Photonics Engineering is an upper-division undergraduate course taken by electrical engineering majors at West Point. The course began as a traditional introductory photonics engineering elective course in the electrical engineering curriculum. The course syllabus from academic year 2001 is shown in Figure 1. The text used for this course was and continues to be Fundamentals of Photonics by B. E. A. Saleh and M. C. Teich. This course followed the traditional approach of theory – devices – applications. In the beginning of the course theoretical contructs were covered including a review of linear system theory, electromagnetic fields and waves and some circuit analysis and electronics. This was followed by geometrical optics, wave optics, electromagnetic optics and an introduction to Fourier optics. Once this foundational material was covered, devices were introduced including lasers and light emitting diodes, modulators, photodetectors, and optical waveguides. At this point in the course, the students were able to synthesize the previous course material and address systems including fiber optic communications, imaging, and image processing applications. The early laboratories in this course were independent, self-contained laboratory exercises focused on verification of fundamental physical principles similar to those found in a traditional physics course that covers similar material. Since the geometrical optics and polarization laboratory was the first physical optics laboratory in the course, the objectives were twofold. First, students were to become familiar with basic optics laboratory hardware and laser safety procedures. Secondly, they were to become familiar with lenses, waveplates, linear polarizers and simple optical systems and verify the predictions of geometrical optics. The purpose of the diffraction and interference laboratory was to become familiar with diffraction gratings, pinholes, and optical slits and verify the predictions of optical diffraction and interference. Laboratory VI on lesson 36 of a 40 lesson course was the first time the students began assembling subsystems into a functional application of a fiber optic communication system.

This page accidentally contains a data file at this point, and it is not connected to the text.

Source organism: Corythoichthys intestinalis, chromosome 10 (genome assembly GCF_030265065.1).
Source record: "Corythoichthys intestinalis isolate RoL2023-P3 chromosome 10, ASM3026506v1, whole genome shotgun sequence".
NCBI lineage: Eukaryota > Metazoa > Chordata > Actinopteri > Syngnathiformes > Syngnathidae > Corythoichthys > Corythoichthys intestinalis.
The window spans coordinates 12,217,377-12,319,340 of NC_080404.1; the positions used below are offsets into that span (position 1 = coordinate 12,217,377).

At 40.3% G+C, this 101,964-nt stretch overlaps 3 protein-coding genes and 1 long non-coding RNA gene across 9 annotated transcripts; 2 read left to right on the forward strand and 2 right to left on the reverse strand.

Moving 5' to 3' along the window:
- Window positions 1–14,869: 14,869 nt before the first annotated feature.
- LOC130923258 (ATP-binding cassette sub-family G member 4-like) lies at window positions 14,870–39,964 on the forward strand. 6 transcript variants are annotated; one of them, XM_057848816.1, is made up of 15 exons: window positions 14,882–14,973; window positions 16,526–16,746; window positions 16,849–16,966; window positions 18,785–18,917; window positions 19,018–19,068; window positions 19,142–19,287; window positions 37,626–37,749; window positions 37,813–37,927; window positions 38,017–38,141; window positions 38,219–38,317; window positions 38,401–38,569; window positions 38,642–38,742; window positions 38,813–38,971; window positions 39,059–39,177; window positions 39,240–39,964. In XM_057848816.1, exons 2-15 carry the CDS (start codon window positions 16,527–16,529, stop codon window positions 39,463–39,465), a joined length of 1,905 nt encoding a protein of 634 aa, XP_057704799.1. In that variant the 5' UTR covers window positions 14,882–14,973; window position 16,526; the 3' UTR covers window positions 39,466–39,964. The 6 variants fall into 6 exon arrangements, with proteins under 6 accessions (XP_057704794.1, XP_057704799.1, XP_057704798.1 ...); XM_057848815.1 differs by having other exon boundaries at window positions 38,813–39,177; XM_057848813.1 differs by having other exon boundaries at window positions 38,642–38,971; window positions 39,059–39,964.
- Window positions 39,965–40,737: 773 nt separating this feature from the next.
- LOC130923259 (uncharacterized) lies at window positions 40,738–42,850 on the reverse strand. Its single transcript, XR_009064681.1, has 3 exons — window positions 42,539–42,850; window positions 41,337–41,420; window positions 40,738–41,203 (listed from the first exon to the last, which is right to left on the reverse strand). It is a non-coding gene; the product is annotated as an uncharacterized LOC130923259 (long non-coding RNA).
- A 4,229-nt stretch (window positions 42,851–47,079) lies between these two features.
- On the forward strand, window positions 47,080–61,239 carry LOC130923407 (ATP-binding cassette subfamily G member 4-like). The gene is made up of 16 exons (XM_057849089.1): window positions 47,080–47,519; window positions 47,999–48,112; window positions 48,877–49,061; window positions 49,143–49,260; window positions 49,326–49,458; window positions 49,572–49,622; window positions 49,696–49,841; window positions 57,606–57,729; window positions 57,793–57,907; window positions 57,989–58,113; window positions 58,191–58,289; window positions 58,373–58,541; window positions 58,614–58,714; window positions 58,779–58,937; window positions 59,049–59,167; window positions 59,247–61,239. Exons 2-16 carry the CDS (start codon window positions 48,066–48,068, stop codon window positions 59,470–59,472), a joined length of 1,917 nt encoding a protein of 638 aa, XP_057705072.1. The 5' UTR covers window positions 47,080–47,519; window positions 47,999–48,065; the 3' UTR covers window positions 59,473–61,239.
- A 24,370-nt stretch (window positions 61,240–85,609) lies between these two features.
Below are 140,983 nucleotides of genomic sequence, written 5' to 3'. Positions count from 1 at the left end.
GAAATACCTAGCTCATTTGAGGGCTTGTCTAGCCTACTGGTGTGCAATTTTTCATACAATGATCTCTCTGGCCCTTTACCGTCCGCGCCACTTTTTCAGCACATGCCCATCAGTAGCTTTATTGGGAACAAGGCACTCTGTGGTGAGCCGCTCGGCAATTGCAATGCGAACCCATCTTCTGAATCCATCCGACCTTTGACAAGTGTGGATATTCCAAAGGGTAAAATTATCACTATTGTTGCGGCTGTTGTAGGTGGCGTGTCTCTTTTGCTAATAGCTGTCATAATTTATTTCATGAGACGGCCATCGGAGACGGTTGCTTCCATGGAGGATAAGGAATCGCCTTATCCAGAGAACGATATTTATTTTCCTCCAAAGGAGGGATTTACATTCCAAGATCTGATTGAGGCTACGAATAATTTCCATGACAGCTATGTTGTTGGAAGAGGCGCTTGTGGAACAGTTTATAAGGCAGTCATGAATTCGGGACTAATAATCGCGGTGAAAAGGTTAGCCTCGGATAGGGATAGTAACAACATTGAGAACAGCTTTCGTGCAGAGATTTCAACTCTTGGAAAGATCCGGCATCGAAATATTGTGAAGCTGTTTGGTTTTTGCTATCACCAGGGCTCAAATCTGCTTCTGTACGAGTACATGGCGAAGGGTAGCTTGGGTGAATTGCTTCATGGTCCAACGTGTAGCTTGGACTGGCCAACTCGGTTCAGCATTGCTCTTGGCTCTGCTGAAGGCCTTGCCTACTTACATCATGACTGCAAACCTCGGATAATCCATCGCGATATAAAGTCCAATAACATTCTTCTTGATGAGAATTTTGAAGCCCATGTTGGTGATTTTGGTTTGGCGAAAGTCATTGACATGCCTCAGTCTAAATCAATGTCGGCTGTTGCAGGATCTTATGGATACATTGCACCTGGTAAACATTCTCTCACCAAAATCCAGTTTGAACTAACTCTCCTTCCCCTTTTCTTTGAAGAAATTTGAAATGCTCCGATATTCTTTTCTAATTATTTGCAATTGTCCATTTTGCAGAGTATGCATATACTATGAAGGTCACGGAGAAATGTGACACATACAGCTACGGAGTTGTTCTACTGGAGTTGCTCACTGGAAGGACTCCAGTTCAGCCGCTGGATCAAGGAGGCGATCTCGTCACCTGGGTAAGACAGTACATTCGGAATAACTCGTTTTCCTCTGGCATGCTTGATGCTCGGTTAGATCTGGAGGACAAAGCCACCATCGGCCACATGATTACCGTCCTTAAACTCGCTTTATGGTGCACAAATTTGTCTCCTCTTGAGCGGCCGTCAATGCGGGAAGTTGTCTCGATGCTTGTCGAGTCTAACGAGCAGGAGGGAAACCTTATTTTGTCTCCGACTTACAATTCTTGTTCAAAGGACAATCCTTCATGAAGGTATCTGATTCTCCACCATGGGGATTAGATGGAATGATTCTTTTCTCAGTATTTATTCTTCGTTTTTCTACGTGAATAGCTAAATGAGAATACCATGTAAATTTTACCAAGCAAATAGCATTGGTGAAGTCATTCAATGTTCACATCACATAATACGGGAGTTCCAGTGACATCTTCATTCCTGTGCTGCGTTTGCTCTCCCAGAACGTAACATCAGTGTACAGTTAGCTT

RESTRUCTURED THEMATIC COURSE DESIGN
In academic year 2004 we deliberately restructured our photonics engineering course to integrate a thematic application approach. We also moved from a traditional lecture-style approach to an inquiry-based approach to student-centered learning. This course restructuring required a substantial restructuring of the course syllabus to accommodate a logical approach to inquiry-based learning. The restructured course syllabus for academic year 2006 is shown in Figure 2. The course text remained Fundamentals of Photonics by B. E. A. Saleh and M. C. Teich. One could argue that the traditional approach to course design can be described mathematically as
In contrast, this new approach can be described as
After considering the topical coverage of the course and relevant disciplinary applications, this rationale led us to develop an optical communication system-based thematic application, shown in Figure 3. Here, an emphasis is placed on an inquiry-based investigation of an optical communication system which is introduced during the first lesson of the course and subsequently used as the educational vehicle throughout the remainder of the course. In keeping with the rationale of Equation (2), the underlying theory necessary to understand foundational concepts, device behavior and subsystem operation is presented in a just-in-time fashion. The goal of this methodology is to motivate student interest and learning throughout the course and develop inquiry-based techniques.
An interesting and effective addition to this restructured course was the addition of a fiber optics voice and data kit as Laboratory I 4. In this laboratory, students build a self-contained fiber optics kit. At this stage in the course they have not covered the necessary course material to fully-understand the components or subsystems. The purpose is to provide yet another example of a more compact, albeit simpler, commercially packaged optical communication system. At the end of the course, the students then revisit this project and write a short report that is intended to synthesize the course material and give them the opportunity to then describe all of the components and subsystems in this kit according to the knowledge they acquired in the course.